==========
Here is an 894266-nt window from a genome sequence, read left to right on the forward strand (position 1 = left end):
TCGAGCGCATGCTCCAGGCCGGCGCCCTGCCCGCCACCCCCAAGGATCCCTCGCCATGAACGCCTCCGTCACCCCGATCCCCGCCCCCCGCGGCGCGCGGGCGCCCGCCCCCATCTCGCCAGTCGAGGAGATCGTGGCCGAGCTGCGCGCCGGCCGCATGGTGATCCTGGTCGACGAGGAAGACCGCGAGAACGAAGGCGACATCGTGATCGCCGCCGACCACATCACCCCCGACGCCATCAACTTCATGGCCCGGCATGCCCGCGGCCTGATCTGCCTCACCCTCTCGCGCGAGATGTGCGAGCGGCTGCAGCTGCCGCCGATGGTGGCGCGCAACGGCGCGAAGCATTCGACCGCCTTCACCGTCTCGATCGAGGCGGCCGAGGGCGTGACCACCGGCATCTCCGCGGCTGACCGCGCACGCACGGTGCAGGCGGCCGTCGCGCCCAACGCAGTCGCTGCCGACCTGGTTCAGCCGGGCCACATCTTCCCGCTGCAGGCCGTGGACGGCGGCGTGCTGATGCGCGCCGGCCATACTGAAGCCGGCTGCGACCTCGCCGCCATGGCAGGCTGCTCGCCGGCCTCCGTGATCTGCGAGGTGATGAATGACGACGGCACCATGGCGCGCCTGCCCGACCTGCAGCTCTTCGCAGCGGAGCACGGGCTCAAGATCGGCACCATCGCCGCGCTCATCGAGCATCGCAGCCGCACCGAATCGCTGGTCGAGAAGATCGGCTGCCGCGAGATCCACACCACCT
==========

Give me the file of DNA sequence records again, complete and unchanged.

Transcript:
Here is an 894266-nt window from a genome sequence, read left to right on the forward strand (position 1 = left end):
TCGAGCGCATGCTCCAGGCCGGCGCCCTGCCCGCCACCCCCAAGGATCCCTCGCCATGAACGCCTCCGTCACCCCGATCCCCGCCCCCCGCGGCGCGCGGGCGCCCGCCCCCATCTCGCCAGTCGAGGAGATCGTGGCCGAGCTGCGCGCCGGCCGCATGGTGATCCTGGTCGACGAGGAAGACCGCGAGAACGAAGGCGACATCGTGATCGCCGCCGACCACATCACCCCCGACGCCATCAACTTCATGGCCCGGCATGCCCGCGGCCTGATCTGCCTCACCCTCTCGCGCGAGATGTGCGAGCGGCTGCAGCTGCCGCCGATGGTGGCGCGCAACGGCGCGAAGCATTCGACCGCCTTCACCGTCTCGATCGAGGCGGCCGAGGGCGTGACCACCGGCATCTCCGCGGCTGACCGCGCACGCACGGTGCAGGCGGCCGTCGCGCCCAACGCAGTCGCTGCCGACCTGGTTCAGCCGGGCCACATCTTCCCGCTGCAGGCCGTGGACGGCGGCGTGCTGATGCGCGCCGGCCATACTGAAGCCGGCTGCGACCTCGCCGCCATGGCAGGCTGCTCGCCGGCCTCCGTGATCTGCGAGGTGATGAATGACGACGGCACCATGGCGCGCCTGCCCGACCTGCAGCTCTTCGCAGCGGAGCACGGGCTCAAGATCGGCACCATCGCCGCGCTCATCGAGCATCGCAGCCGCACCGAATCGCTGGTCGAGAAGATCGGCTGCCGCGAGATCCACACCACCT